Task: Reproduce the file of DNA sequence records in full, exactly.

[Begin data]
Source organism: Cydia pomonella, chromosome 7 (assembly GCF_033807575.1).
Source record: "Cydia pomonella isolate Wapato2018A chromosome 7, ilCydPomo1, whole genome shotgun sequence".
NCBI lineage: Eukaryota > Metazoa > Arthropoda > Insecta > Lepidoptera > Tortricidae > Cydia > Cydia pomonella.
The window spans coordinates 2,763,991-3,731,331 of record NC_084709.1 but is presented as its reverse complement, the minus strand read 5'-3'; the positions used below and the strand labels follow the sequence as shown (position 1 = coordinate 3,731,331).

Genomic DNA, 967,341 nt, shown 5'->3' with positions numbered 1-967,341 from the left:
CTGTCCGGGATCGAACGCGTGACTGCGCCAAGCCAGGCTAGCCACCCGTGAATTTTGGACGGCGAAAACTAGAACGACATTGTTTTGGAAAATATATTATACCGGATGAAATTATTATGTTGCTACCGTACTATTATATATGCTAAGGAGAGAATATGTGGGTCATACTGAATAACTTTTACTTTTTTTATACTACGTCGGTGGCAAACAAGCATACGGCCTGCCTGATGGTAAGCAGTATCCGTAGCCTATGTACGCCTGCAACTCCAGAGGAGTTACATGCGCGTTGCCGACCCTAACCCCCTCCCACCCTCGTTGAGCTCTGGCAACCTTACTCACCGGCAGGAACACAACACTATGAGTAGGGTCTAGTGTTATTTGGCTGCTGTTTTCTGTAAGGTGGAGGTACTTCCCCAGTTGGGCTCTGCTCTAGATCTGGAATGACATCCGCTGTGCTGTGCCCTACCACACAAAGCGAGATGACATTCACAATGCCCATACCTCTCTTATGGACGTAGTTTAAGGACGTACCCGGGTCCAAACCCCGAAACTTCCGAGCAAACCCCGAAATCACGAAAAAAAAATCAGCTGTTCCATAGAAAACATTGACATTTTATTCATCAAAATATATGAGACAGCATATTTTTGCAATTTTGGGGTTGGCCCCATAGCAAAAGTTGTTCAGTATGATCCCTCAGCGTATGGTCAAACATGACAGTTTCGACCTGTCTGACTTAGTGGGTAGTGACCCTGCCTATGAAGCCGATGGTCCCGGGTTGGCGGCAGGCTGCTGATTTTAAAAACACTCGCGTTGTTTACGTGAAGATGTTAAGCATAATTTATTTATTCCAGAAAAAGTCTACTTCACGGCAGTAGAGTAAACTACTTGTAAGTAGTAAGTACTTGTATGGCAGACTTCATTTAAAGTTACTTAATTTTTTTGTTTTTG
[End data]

Source organism: Cydia pomonella, chromosome 7 (assembly GCF_033807575.1).
Source record: "Cydia pomonella isolate Wapato2018A chromosome 7, ilCydPomo1, whole genome shotgun sequence".
NCBI lineage: Eukaryota > Metazoa > Arthropoda > Insecta > Lepidoptera > Tortricidae > Cydia > Cydia pomonella.
The window spans coordinates 2,763,991-3,731,331 of record NC_084709.1 but is presented as its reverse complement, the minus strand read 5'-3'; the positions used below and the strand labels follow the sequence as shown (position 1 = coordinate 3,731,331).

Genomic DNA, 967,341 nt, shown 5'->3' with positions numbered 1-967,341 from the left:
CTGTCCGGGATCGAACGCGTGACTGCGCCAAGCCAGGCTAGCCACCCGTGAATTTTGGACGGCGAAAACTAGAACGACATTGTTTTGGAAAATATATTATACCGGATGAAATTATTATGTTGCTACCGTACTATTATATATGCTAAGGAGAGAATATGTGGGTCATACTGAATAACTTTTACTTTTTTTATACTACGTCGGTGGCAAACAAGCATACGGCCTGCCTGATGGTAAGCAGTATCCGTAGCCTATGTACGCCTGCAACTCCAGAGGAGTTACATGCGCGTTGCCGACCCTAACCCCCTCCCACCCTCGTTGAGCTCTGGCAACCTTACTCACCGGCAGGAACACAACACTATGAGTAGGGTCTAGTGTTATTTGGCTGCTGTTTTCTGTAAGGTGGAGGTACTTCCCCAGTTGGGCTCTGCTCTAGATCTGGAATGACATCCGCTGTGCTGTGCCCTACCACACAAAGCGAGATGACATTCACAATGCCCATACCTCTCTTATGGACGTAGTTTAAGGACGTACCCGGGTCCAAACCCCGAAACTTCCGAGCAAACCCCGAAATCACGAAAAAAAAATCAGCTGTTCCATAGAAAACATTGACATTTTATTCATCAAAATATATGAGACAGCATATTTTTGCAATTTTGGGGTTGGCCCCATAGCAAAAGTTGTTCAGTATGATCCCTCAGCGTATGGTCAAACATGACAGTTTCGACCTGTCTGACTTAGTGGGTAGTGACCCTGCCTATGAAGCCGATGGTCCCGGGTTGGCGGCAGGCTGCTGATTTTAAAAACACTCGCGTTGTTTACGTGAAGATGTTAAGCATAATTTATTTATTCCAGAAAAAGTCTACTTCACGGCAGTAGAGTAAACTACTTGTAAGTAGTAAGTACTTGTATGGCAGACTTCATTTAAAGTTACTTAATTTTTTTGTTTTTG